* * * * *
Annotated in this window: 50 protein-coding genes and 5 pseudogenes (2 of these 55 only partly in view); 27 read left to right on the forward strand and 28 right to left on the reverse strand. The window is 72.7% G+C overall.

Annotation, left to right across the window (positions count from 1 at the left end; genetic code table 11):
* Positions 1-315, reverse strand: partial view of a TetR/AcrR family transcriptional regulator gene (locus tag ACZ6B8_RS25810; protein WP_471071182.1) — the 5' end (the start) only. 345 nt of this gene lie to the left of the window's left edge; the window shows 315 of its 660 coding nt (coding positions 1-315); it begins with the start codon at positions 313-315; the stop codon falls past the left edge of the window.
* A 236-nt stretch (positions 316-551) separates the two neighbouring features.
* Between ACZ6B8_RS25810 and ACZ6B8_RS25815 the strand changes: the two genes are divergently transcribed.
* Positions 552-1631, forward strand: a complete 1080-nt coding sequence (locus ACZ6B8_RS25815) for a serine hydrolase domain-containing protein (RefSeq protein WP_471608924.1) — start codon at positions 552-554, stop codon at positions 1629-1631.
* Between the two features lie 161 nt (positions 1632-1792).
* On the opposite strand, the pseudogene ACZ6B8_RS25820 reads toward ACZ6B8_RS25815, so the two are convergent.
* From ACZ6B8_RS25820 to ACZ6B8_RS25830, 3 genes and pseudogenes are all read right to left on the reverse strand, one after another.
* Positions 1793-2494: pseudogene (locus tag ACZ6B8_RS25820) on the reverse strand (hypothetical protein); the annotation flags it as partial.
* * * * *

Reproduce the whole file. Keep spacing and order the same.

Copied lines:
Annotated in this window: 50 protein-coding genes and 5 pseudogenes (2 of these 55 only partly in view); 27 read left to right on the forward strand and 28 right to left on the reverse strand. The window is 72.7% G+C overall.

Annotation, left to right across the window (positions count from 1 at the left end; genetic code table 11):
* Positions 1-315, reverse strand: partial view of a TetR/AcrR family transcriptional regulator gene (locus tag ACZ6B8_RS25810; protein WP_471071182.1) — the 5' end (the start) only. 345 nt of this gene lie to the left of the window's left edge; the window shows 315 of its 660 coding nt (coding positions 1-315); it begins with the start codon at positions 313-315; the stop codon falls past the left edge of the window.
* A 236-nt stretch (positions 316-551) separates the two neighbouring features.
* Between ACZ6B8_RS25810 and ACZ6B8_RS25815 the strand changes: the two genes are divergently transcribed.
* Positions 552-1631, forward strand: a complete 1080-nt coding sequence (locus ACZ6B8_RS25815) for a serine hydrolase domain-containing protein (RefSeq protein WP_471608924.1) — start codon at positions 552-554, stop codon at positions 1629-1631.
* Between the two features lie 161 nt (positions 1632-1792).
* On the opposite strand, the pseudogene ACZ6B8_RS25820 reads toward ACZ6B8_RS25815, so the two are convergent.
* From ACZ6B8_RS25820 to ACZ6B8_RS25830, 3 genes and pseudogenes are all read right to left on the reverse strand, one after another.
* Positions 1793-2494: pseudogene (locus tag ACZ6B8_RS25820) on the reverse strand (hypothetical protein); the annotation flags it as partial.